The Best Wine in the World is Dead. Long Live The Best Wine for the World!


In the world of luxury, quality is not enough. Nor in the world of wine. Brand strength got the upper hand decades ago and this trend will crescendo in the coming years. Quality is an essential and necessary prerequisite, but it is also a given and far from sufficient in itself in the eyes of new generations. Running parallel with this trend, we can’t help noticing that, since the 1990s, the quality of wine has grown consistently around the world. Consultant oenologists have carried out an incredible amount of work to reach this conclusion. The USA, Australia, Chile, France and Italy – nowadays you can easily find a decent wine, whatever the vintage and whatever the price bracket. The advent of organic and biodynamic farming has added yet another new dimension: on top of this quality, we now have labels which give added value in the eyes of consumers. Organic being everywhere and biodynamic having become a must for a great many fine wines, we can imagine the consumer will grow even more demanding in the near future. Organic and biodynamic will no longer be enough to set a wine apart; new generations will buy the wines that embody the values they hold as important. We will then enter a new era: that of wines of High Human Value (HHV).

Going further than organic and biodynamic, further than norms, standards and other labels, a new era is, in fact, already on the way. The signs we see now, contained in words such as ‘sustainability’ and ‘regenerative agriculture’, are the presages of this revolution. In any case, they are its transition – a compulsory step on the road to the Holy Grail. In the eyes of the consumer, this grail includes an environmentally-friendly approach. Carbon neutral? Of course, but that’s just for starters. Because these consumers are now demanding more social responsibility from brands. They expect more than honeyed words about sustainability and diversity; they need transparency and social sustainability.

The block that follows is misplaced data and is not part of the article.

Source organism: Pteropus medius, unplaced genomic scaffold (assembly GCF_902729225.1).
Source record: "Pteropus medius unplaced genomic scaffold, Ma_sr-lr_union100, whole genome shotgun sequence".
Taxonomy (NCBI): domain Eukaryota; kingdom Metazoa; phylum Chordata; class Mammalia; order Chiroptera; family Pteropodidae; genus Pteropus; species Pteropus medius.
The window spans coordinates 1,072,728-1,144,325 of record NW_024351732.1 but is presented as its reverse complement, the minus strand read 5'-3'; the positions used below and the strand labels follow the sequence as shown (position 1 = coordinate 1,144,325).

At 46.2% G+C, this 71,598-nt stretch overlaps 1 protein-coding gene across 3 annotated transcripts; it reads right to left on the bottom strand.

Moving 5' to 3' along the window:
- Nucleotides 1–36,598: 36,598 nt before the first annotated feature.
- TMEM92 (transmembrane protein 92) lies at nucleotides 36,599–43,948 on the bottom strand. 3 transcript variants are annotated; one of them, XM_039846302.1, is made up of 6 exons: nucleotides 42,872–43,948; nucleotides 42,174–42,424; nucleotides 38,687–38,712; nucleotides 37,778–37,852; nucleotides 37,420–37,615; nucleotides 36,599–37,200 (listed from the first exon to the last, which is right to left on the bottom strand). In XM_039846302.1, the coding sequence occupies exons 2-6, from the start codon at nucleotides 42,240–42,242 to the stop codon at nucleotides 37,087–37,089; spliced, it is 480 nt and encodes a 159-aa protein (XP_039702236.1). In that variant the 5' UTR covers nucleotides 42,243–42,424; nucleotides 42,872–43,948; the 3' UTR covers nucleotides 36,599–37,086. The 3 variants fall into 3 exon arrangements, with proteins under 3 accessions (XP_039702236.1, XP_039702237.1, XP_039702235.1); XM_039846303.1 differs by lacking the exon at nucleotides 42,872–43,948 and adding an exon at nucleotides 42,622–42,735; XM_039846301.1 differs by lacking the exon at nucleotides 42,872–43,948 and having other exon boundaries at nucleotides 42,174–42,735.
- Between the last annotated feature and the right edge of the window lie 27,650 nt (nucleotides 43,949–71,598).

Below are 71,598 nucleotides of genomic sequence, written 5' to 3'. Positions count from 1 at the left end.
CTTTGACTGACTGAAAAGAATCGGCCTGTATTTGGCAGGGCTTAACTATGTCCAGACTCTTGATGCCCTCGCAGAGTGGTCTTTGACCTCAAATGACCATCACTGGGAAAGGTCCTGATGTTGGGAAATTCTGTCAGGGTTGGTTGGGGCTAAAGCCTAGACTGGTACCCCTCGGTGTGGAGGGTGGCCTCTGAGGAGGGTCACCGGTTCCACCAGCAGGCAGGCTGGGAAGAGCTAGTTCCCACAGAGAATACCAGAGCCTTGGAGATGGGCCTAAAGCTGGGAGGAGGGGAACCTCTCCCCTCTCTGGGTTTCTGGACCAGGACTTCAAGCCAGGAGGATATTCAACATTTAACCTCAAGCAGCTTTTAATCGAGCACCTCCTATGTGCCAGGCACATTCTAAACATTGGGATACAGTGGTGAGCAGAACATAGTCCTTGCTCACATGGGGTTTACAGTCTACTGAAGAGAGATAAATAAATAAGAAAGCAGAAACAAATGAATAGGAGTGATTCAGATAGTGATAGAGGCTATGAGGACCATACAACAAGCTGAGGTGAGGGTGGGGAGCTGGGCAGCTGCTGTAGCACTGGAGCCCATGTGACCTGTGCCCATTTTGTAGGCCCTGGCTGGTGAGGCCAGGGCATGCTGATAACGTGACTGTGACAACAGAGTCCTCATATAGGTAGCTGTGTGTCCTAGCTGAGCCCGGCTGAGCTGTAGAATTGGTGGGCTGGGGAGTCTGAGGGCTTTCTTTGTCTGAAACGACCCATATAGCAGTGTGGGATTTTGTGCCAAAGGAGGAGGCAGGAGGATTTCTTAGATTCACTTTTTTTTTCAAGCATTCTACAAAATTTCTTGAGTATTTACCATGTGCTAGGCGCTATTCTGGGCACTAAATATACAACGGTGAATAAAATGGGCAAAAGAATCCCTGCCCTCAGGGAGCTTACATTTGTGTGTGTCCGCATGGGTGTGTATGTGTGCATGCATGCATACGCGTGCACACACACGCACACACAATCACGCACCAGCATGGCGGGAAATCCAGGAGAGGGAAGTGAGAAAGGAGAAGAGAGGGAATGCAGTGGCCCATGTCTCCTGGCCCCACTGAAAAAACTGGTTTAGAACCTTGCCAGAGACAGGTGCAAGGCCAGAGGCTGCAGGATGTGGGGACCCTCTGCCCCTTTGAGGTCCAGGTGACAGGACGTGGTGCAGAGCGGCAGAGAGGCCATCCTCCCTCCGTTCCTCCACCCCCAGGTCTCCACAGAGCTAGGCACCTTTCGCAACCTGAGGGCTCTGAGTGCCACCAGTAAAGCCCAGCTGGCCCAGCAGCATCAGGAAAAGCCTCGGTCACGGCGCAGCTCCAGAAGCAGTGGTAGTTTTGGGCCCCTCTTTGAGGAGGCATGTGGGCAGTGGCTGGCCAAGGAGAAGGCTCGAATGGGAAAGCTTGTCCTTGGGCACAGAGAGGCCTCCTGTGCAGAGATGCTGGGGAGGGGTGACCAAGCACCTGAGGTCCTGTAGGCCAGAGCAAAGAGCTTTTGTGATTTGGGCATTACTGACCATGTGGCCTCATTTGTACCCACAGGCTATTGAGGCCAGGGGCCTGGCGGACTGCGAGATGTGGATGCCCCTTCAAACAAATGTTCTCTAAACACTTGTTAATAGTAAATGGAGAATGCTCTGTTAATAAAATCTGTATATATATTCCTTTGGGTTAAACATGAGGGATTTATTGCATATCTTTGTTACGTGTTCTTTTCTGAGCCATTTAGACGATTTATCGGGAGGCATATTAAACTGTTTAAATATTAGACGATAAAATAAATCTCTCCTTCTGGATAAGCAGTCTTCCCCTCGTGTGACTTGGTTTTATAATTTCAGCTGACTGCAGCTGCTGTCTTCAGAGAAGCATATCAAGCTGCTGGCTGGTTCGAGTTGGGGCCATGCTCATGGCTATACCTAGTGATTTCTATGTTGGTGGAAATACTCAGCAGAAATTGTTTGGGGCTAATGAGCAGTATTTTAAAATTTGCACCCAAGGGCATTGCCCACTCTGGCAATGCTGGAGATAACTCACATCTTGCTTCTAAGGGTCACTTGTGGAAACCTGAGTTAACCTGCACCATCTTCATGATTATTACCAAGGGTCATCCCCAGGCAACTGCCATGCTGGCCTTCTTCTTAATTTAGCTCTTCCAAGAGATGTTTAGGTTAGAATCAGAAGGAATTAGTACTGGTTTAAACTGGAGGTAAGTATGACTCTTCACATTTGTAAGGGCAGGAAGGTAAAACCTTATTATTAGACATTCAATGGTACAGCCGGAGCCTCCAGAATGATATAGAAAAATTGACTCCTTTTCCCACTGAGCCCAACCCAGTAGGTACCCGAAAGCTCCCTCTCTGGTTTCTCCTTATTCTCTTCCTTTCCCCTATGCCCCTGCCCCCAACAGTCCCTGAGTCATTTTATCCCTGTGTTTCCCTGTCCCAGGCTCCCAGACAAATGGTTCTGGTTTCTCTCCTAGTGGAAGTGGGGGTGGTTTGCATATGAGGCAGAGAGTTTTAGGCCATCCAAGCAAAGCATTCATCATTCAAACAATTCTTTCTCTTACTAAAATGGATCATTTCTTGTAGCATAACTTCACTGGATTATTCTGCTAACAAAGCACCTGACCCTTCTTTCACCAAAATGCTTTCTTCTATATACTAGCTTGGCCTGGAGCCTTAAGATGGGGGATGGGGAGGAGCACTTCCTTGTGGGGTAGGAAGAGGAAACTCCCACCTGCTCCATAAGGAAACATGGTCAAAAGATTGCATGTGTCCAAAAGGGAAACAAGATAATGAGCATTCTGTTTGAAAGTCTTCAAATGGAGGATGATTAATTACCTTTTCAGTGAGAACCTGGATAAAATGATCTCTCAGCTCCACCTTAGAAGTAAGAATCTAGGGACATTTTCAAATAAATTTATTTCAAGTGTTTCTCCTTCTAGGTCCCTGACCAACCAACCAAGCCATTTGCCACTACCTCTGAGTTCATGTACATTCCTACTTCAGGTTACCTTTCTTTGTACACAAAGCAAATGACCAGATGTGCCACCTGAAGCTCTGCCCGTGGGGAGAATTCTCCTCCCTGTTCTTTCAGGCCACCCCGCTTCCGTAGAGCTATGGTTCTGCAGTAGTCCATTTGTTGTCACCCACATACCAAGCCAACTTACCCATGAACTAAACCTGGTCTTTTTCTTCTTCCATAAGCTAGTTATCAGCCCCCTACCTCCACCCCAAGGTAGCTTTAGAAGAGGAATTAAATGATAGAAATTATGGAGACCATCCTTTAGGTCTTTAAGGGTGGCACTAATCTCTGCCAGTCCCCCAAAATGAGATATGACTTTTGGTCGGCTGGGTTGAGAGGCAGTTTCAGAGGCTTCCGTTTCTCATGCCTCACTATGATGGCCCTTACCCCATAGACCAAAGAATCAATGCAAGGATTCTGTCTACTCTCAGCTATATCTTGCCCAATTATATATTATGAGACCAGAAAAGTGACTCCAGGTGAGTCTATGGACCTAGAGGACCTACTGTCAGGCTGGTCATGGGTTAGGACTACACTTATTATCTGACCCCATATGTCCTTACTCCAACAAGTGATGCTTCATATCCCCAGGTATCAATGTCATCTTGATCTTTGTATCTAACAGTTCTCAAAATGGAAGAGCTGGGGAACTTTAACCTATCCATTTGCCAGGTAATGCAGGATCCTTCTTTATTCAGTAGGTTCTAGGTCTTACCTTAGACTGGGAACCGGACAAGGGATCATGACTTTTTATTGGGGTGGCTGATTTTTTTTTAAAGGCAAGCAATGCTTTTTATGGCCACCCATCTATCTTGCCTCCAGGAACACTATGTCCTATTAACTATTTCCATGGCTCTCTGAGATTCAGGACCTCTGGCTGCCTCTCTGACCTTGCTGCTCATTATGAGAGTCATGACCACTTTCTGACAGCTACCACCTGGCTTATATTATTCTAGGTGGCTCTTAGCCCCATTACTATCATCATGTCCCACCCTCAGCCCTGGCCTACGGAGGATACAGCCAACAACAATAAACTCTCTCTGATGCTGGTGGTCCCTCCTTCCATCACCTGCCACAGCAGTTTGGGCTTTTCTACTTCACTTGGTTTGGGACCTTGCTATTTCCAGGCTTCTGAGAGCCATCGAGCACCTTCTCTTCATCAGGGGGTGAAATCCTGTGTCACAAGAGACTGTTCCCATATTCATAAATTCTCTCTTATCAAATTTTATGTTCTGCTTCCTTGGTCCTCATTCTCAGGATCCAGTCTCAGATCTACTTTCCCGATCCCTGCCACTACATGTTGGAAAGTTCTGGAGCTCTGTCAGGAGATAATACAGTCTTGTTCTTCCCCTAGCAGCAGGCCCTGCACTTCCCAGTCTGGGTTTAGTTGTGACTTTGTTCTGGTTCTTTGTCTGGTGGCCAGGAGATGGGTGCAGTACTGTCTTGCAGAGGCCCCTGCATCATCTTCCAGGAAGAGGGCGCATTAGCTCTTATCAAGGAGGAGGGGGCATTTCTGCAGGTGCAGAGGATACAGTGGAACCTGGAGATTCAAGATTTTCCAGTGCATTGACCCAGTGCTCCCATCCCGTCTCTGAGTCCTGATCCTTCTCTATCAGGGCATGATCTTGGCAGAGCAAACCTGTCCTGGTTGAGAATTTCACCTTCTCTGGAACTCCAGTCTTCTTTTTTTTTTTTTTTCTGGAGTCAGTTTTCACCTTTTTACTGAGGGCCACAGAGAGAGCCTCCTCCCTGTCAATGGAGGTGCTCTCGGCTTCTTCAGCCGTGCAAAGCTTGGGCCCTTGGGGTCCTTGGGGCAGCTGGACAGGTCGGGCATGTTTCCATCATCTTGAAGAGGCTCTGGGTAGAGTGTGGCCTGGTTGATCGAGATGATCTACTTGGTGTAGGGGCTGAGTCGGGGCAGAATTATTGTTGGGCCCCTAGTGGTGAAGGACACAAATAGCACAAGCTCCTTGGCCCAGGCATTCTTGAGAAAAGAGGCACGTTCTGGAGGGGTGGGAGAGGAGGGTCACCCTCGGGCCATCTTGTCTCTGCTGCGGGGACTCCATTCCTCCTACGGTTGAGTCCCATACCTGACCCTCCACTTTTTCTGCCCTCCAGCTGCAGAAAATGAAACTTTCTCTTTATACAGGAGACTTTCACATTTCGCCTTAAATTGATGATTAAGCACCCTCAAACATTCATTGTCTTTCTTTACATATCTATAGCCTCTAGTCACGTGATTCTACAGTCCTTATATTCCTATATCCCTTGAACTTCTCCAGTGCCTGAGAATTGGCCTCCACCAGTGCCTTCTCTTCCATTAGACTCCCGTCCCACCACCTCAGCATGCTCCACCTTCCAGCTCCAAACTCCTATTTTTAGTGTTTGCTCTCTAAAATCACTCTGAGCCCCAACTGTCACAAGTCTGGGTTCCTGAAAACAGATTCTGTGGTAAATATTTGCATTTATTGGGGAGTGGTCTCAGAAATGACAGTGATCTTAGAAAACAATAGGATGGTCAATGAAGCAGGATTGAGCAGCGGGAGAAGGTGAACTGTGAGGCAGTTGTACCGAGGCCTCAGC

What does this actually mean? It’s all about highlighting the human nature of your company and how involved it is in issues. Trying to get “B Corp” certification (a label accorded to businesses that meet societal and environmental, governance and public transparency requirements) is a first step and will soon become indispensable, but what consumers want most is concrete actions and a committed vision. Although this may seem evident to some wine estates, particularly family-sized ones, you need to know how to showcase your virtues and look to the future by developing new projects in step with your commitment to the planet and humankind. There are an infinite number of ways of actually doing this in every area of your business: human resources, agriculture, production, sales and marketing.

The fine wines of tomorrow won’t be able to rely simply on their great taste. Or their history. They will have to prove their High Human Value, the only thing that will count in the eyes of new generations. This new HHV era should not be perceived as an obstacle, given how it seems it has always been naturally part of the world of wine. On the contrary, it’s a wonderful opportunity to fly the flag, because for a great many winegrowers, this is simply about promoting what already exists and pursuing a vision of a healthy world, based on tradition and respect for humans and Nature.

(Guillaume Jourdan wrote this post. You can reach him via LinkedIn)